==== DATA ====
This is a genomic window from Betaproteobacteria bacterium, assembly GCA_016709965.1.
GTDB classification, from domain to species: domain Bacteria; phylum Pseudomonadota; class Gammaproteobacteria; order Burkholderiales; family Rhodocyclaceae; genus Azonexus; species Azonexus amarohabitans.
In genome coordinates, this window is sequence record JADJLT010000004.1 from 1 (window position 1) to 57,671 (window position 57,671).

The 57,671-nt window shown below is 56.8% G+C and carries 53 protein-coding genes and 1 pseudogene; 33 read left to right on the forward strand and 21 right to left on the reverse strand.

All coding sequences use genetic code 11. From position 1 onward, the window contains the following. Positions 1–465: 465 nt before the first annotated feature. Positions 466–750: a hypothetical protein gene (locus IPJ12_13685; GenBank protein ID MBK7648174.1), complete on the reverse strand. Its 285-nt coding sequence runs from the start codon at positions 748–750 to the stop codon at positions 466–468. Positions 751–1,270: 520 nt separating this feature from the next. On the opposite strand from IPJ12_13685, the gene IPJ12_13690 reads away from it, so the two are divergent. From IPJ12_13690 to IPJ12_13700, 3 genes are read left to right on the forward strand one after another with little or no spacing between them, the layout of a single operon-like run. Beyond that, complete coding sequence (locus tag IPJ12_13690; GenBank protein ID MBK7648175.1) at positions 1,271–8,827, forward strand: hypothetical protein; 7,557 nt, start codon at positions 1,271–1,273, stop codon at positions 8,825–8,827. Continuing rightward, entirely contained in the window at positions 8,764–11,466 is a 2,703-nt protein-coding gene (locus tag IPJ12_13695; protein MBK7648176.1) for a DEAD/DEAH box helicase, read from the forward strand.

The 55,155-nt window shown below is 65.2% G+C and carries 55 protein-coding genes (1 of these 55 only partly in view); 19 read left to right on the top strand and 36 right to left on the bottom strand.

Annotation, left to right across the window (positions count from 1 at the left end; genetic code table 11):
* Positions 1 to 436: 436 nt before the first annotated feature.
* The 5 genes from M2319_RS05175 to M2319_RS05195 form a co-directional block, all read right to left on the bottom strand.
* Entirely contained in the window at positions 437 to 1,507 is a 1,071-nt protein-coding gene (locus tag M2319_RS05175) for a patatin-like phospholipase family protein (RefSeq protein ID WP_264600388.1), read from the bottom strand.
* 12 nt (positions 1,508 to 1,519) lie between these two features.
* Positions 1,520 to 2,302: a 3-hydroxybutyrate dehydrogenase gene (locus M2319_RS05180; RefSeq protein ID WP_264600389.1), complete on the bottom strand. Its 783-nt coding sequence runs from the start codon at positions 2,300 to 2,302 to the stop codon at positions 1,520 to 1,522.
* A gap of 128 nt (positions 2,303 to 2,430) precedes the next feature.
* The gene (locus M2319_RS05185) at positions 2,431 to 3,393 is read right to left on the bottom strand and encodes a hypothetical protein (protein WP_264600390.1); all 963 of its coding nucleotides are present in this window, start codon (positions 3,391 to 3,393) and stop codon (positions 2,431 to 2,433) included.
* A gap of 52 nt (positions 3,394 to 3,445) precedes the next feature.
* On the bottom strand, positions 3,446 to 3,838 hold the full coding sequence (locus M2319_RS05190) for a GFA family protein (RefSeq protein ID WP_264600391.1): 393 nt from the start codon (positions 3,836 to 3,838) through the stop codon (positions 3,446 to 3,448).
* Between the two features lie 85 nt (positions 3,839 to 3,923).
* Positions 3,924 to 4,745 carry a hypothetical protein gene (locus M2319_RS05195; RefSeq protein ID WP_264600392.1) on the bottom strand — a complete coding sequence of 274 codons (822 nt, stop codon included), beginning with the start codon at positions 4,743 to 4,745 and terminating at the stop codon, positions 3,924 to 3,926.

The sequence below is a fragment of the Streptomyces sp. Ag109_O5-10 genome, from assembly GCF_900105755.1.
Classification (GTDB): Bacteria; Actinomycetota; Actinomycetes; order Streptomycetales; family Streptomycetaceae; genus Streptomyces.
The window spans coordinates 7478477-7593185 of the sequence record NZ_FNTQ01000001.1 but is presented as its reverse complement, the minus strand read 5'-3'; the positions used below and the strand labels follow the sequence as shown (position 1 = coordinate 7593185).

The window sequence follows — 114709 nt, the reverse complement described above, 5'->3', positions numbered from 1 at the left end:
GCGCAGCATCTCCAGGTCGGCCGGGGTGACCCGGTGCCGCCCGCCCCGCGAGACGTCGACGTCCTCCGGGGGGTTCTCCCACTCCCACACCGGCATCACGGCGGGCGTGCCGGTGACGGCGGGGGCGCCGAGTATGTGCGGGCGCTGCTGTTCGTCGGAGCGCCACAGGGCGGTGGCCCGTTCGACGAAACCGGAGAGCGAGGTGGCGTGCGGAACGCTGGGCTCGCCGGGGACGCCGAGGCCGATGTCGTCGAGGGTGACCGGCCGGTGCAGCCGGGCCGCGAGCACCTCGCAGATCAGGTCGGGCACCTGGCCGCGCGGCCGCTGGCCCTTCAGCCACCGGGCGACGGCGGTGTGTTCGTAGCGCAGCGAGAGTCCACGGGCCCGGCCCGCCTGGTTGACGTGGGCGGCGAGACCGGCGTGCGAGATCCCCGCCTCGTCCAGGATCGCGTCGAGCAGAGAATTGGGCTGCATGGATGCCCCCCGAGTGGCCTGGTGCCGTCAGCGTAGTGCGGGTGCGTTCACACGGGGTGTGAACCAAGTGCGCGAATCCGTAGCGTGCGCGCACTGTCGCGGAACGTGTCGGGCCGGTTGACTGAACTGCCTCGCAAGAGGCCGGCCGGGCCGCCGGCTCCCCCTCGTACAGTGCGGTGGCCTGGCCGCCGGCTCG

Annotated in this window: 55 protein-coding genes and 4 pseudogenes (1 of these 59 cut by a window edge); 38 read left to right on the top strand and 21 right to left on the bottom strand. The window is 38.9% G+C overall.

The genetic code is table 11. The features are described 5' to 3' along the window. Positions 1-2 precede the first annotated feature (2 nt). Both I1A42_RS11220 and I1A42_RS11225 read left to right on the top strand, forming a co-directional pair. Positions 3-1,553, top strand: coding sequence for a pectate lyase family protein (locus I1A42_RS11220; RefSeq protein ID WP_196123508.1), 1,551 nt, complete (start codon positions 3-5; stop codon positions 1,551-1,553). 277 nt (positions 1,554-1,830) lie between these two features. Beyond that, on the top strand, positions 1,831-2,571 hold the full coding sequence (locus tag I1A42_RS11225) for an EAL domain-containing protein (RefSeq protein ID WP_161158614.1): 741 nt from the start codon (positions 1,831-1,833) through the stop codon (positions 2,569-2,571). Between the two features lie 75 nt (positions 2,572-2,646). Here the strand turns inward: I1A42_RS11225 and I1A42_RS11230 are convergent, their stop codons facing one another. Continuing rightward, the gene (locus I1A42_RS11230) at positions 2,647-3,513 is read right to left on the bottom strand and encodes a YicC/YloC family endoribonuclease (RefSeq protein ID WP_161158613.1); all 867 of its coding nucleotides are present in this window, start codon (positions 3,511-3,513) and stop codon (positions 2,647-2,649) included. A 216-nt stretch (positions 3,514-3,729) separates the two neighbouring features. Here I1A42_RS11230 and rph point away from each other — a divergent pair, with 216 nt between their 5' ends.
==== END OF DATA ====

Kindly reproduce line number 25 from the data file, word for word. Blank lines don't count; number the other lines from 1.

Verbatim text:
The genetic code is table 11. The features are described 5' to 3' along the window. Positions 1-2 precede the first annotated feature (2 nt). Both I1A42_RS11220 and I1A42_RS11225 read left to right on the top strand, forming a co-directional pair. Positions 3-1,553, top strand: coding sequence for a pectate lyase family protein (locus I1A42_RS11220; RefSeq protein ID WP_196123508.1), 1,551 nt, complete (start codon positions 3-5; stop codon positions 1,551-1,553). 277 nt (positions 1,554-1,830) lie between these two features. Beyond that, on the top strand, positions 1,831-2,571 hold the full coding sequence (locus tag I1A42_RS11225) for an EAL domain-containing protein (RefSeq protein ID WP_161158614.1): 741 nt from the start codon (positions 1,831-1,833) through the stop codon (positions 2,569-2,571). Between the two features lie 75 nt (positions 2,572-2,646). Here the strand turns inward: I1A42_RS11225 and I1A42_RS11230 are convergent, their stop codons facing one another. Continuing rightward, the gene (locus I1A42_RS11230) at positions 2,647-3,513 is read right to left on the bottom strand and encodes a YicC/YloC family endoribonuclease (RefSeq protein ID WP_161158613.1); all 867 of its coding nucleotides are present in this window, start codon (positions 3,511-3,513) and stop codon (positions 2,647-2,649) included. A 216-nt stretch (positions 3,514-3,729) separates the two neighbouring features. Here I1A42_RS11230 and rph point away from each other — a divergent pair, with 216 nt between their 5' ends.